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PennDOT to tackle rural roads, locally owned bridges under Gov. Wolf's budget proposal

| Wednesday, Feb. 14, 2018, 4:30 p.m.
A worker inspects a structurally deficient bridge  March 23, 2017, on Route 18 in Holbrook, Pa., that is being reconstructed as part of the stateÕs rapid bridge replacement program.
A worker inspects a structurally deficient bridge March 23, 2017, on Route 18 in Holbrook, Pa., that is being reconstructed as part of the stateÕs rapid bridge replacement program.

Part of Gov. Tom Wolf's 2018-19 budget proposal would steer more money toward fixing rural, low-traffic roads and locally owned bridges, officials said.

The $33 billion budget he proposed earlier this month included $200 million for the Rural Commercial Routes program, which would focus on improving roads that carry, on average, fewer than 3,000 vehicles a day. It also would include $50 million to replace locally owned bridges without requiring a local match, meaning that a municipality could apply to have a deficient bridge it owns repaired or replaced entirely with state funding.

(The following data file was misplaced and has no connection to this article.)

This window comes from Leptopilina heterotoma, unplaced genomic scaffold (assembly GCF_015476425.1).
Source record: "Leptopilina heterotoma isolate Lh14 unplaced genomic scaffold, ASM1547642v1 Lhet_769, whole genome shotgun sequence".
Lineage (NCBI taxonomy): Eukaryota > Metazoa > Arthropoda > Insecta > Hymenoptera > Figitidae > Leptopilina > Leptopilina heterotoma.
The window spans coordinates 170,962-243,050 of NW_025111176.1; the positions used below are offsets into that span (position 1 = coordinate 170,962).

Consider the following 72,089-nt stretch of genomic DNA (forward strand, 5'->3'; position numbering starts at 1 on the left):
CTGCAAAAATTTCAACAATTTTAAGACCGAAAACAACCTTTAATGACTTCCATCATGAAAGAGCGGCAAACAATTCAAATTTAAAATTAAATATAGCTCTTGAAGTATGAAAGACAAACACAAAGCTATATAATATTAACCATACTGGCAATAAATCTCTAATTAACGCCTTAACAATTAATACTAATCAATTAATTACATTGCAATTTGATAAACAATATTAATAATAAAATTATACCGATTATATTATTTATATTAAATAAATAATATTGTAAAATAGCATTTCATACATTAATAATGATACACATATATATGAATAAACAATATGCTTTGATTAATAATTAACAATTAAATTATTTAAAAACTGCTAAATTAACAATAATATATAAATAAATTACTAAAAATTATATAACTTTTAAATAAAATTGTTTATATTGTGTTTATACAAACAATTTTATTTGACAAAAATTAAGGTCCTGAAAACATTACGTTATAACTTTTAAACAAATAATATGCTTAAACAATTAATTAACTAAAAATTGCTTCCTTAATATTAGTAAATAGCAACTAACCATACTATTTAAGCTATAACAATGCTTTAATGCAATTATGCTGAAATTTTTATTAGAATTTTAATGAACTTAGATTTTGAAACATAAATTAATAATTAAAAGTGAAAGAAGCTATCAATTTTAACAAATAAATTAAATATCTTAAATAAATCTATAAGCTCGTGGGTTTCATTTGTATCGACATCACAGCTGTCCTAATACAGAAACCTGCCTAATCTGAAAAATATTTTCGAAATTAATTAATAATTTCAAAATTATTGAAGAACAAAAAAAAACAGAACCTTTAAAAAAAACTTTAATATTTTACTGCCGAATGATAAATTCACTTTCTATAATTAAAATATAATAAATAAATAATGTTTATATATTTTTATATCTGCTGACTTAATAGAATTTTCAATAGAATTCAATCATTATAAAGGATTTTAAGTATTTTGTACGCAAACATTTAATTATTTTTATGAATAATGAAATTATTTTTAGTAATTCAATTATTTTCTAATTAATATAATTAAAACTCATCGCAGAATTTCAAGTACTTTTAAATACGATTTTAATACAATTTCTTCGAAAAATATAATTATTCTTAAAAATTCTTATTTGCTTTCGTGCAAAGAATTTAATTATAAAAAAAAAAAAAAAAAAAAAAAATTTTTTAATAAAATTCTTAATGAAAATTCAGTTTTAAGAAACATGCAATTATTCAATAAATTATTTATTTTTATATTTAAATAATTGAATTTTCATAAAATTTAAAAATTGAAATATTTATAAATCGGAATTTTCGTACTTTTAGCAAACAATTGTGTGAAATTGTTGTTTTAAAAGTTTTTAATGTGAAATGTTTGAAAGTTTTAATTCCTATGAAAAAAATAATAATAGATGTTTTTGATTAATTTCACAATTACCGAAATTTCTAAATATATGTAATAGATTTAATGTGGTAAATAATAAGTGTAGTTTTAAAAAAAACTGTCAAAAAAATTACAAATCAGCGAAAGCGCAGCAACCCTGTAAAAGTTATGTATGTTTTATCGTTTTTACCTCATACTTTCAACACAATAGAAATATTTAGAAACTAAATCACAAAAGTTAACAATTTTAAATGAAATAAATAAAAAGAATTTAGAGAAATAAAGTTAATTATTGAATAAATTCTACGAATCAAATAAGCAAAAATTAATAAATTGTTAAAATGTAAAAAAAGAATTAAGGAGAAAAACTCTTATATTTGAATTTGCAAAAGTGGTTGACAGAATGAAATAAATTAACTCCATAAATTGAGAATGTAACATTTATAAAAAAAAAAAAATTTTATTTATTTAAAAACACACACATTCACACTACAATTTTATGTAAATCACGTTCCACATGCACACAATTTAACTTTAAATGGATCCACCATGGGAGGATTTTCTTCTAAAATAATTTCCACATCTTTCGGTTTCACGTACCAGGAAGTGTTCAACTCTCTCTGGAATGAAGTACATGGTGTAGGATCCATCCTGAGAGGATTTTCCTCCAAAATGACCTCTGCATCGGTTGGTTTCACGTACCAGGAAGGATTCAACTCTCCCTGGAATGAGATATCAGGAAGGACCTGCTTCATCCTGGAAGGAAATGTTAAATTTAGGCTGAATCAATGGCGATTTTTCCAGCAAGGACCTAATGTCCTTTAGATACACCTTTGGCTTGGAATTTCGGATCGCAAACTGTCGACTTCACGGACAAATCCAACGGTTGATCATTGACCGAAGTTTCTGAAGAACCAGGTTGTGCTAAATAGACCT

“We have significant needs on low-volume roadways across the state, especially in areas seeing high traffic from heavy hauling industries,” said PennDOT spokeswoman Erin Waters-Trasatt.

She said the transportation department was working to identify which roads would get priority under the program, which Wolf said would aim to fix up 360 miles of roadway in its first year.

The other part of the program would aim to tackle 85 to 100 structurally deficient, locally owned bridges by offering to repair or replace them with no local funding-match requirement.

As of Jan. 2, PennDOT listed 24 percent of the municipal- or county-owned bridges in Allegheny County were considered structurally deficient. In Westmoreland County, 36 percent of the local bridges were deficient; in Fayette 41 percent were.

Wolf said bridge projects would be “bundled,” with each contract covering multiple bridges, to seek greater efficiency and savings.

Previous local bridge replacement programs made up to $2 million available to counties that add an extra $5 to vehicle registration fees, with an additional requirement that the communities provide a 50 percent match.

The program would continue an earlier initiative to stretch paving budgets farther by using recycled asphalt paving to preserve low-volume roads and rebuild shoulders. Recycled asphalt mixes ground-up pavement millings with oil for resurfacing roads.

Matthew Santoni is a Tribune-Review staff writer. Reach him at 724 836 6660, or on Twitter @msantoni.

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